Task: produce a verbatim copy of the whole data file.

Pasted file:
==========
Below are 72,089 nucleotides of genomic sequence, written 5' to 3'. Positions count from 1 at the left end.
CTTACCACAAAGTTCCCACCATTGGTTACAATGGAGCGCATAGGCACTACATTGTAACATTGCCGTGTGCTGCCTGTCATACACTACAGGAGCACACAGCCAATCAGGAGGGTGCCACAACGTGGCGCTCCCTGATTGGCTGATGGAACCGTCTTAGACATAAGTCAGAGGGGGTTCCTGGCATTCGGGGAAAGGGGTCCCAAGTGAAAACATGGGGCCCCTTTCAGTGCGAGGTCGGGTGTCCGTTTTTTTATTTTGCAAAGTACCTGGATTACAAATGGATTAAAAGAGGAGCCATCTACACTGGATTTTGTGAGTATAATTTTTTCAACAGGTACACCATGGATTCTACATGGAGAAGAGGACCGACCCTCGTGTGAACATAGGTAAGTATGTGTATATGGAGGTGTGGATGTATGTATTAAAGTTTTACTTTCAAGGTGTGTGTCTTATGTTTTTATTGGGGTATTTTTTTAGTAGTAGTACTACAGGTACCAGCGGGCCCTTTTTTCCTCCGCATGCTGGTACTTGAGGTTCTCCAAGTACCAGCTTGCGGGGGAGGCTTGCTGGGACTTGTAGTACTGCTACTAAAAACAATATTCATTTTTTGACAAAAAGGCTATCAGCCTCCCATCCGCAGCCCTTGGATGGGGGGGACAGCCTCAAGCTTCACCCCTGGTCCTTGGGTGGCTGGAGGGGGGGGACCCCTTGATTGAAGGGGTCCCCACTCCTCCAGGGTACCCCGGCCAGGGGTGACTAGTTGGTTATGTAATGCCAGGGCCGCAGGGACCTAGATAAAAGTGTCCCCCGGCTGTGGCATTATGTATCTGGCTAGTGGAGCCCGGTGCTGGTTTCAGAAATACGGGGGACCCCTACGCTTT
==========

Below are 72,089 nucleotides of genomic sequence, written 5' to 3'. Positions count from 1 at the left end.
CTTACCACAAAGTTCCCACCATTGGTTACAATGGAGCGCATAGGCACTACATTGTAACATTGCCGTGTGCTGCCTGTCATACACTACAGGAGCACACAGCCAATCAGGAGGGTGCCACAACGTGGCGCTCCCTGATTGGCTGATGGAACCGTCTTAGACATAAGTCAGAGGGGGTTCCTGGCATTCGGGGAAAGGGGTCCCAAGTGAAAACATGGGGCCCCTTTCAGTGCGAGGTCGGGTGTCCGTTTTTTTATTTTGCAAAGTACCTGGATTACAAATGGATTAAAAGAGGAGCCATCTACACTGGATTTTGTGAGTATAATTTTTTCAACAGGTACACCATGGATTCTACATGGAGAAGAGGACCGACCCTCGTGTGAACATAGGTAAGTATGTGTATATGGAGGTGTGGATGTATGTATTAAAGTTTTACTTTCAAGGTGTGTGTCTTATGTTTTTATTGGGGTATTTTTTTAGTAGTAGTACTACAGGTACCAGCGGGCCCTTTTTTCCTCCGCATGCTGGTACTTGAGGTTCTCCAAGTACCAGCTTGCGGGGGAGGCTTGCTGGGACTTGTAGTACTGCTACTAAAAACAATATTCATTTTTTGACAAAAAGGCTATCAGCCTCCCATCCGCAGCCCTTGGATGGGGGGGACAGCCTCAAGCTTCACCCCTGGTCCTTGGGTGGCTGGAGGGGGGGGACCCCTTGATTGAAGGGGTCCCCACTCCTCCAGGGTACCCCGGCCAGGGGTGACTAGTTGGTTATGTAATGCCAGGGCCGCAGGGACCTAGATAAAAGTGTCCCCCGGCTGTGGCATTATGTATCTGGCTAGTGGAGCCCGGTGCTGGTTTCAGAAATACGGGGGACCCCTACGCTTT